Put another way, if McCain can win in Michigan, then he starts at 303 Electoral College votes, before deducting for states Obama will win. If McCain can win Michigan and hold Ohio, Virginia and Indiana, that is likely his best shot at victory. Then he could withstand the loss of New Mexico, Colorado, and Iowa. He could lose another few small states (Nevada, Montana) and still win. If McCain wins Virginia, he will likely also win North Carolina and the rest of the South. If he wins Indiana, he will likely also win Missouri. If he wins Ohio, Florida is safe. In essence, all of this is based on rank ordering the states from most favorable for McCain to least favorable (Nate Silver has a quantitative model for a tipping point methodology, a similar concept).
Many paths to victory for Obama
The reason Obama is the favorite is that he has many more paths to victory, since he is targeting many more red states, than McCain has blue states to target. A national lead of 4-5% for Obama moves the playing field about 7% overall from where it was in 2004 when Bush won by 2.4%. If the playing field moved 7% the other way, McCain would be ahead by nearly 10% nationally, and he would be targeting many more blue states and Obama would have far fewer targets among the red states. Put simply, no candidate who loses the popular vote by 10% will even come close in the Electoral College. It is also highly unlikely that a candidate who loses by 5% in the national popular vote can win an Electoral College majority.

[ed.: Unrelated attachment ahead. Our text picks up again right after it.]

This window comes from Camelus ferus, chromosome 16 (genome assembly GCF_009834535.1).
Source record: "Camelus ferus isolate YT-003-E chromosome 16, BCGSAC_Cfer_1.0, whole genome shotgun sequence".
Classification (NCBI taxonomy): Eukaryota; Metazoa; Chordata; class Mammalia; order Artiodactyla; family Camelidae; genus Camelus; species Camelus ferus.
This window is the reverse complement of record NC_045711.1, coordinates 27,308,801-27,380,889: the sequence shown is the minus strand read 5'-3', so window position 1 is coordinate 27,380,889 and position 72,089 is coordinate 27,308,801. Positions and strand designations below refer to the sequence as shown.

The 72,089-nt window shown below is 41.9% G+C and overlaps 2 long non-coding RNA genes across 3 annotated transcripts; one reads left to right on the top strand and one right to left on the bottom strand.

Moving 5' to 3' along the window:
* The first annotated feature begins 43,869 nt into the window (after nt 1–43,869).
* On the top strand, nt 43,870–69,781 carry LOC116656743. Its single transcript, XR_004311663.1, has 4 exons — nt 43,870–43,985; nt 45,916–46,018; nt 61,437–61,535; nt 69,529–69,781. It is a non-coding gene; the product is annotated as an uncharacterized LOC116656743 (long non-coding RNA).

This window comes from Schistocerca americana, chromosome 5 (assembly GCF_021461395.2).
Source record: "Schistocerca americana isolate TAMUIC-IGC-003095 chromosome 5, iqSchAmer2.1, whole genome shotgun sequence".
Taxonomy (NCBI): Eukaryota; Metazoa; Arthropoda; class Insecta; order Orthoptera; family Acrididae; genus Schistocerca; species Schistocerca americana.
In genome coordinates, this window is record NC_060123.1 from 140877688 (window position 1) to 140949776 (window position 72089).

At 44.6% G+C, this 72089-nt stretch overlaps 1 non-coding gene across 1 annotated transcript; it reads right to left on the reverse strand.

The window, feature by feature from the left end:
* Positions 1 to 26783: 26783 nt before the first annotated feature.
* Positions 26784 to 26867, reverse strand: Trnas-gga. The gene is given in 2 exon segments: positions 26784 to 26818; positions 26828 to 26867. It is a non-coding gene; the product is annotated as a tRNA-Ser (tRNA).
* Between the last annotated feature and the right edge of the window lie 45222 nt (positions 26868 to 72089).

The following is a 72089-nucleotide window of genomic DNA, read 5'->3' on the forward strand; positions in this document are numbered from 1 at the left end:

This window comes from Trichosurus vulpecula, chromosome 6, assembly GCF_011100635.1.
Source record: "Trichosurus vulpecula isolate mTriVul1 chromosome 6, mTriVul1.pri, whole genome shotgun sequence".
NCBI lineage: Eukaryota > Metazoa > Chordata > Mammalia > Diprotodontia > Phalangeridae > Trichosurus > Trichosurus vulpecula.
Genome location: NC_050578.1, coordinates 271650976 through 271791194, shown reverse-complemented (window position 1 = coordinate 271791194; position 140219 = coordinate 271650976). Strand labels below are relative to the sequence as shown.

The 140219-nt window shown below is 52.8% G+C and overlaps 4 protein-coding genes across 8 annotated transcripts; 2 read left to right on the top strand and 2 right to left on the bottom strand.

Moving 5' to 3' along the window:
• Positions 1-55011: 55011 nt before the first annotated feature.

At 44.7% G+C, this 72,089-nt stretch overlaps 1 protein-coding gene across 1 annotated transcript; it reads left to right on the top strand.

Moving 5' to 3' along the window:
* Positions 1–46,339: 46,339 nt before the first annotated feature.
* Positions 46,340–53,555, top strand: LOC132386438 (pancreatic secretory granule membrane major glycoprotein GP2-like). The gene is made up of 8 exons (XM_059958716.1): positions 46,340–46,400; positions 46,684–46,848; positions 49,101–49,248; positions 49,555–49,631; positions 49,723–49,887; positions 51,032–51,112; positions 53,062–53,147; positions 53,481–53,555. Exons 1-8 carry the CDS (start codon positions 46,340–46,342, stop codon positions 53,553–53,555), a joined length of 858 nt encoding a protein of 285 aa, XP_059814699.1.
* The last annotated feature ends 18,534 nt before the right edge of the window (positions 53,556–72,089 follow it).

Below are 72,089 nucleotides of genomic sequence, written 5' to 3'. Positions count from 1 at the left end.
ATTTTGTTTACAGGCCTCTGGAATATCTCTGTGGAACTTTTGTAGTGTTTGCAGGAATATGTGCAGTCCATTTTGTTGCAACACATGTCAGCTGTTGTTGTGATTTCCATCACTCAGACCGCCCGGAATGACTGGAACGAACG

But a smaller deficit -- 3% or less -- could leave the door open to a repeat of the 2000 result. Had 60,000 voters shifted from Bush to Kerry in Ohio, Kerry would have won the Electoral College in 2004 and lost the popular vote by 3 million (over 2% margin). My own view is that such a split result is far more likely to favor McCain than Obama this year.
Obama will have lots of states with big margin wins (wasted votes in other words) -- New England, New York, Maryland, DC, California, Illinois -- and will suffer narrower losses in many Southern states than was the case for John Kerry, due to heavy turnout of African American voters. If McCain can win enough of the tossup states, most likely by a small margin, he can win. However, he will have to close the national popular vote gap from the current 4-5% level to have a chance, or alternatively, the national poll numbers would need to overstate Obama's lead by a few points. Both of these are possible, but no national campaign can count on the latter being the case.
Tomorrow, I will explore what McCain can do on his part to win, and where Obama may be vulnerable.
*Thanks to John Zimmerman, who pointed out that in 1952, Harry Truman stuck around for a while as possible Democratic candidate (this was before 22nd amendment) , before dropping out. So 1952 was last time neither party had a President or VP on general election ticket, but 1928 was last time neither President nor VP made any effort to even run..
Richard Baehr is chief political correspondent of American Thinker.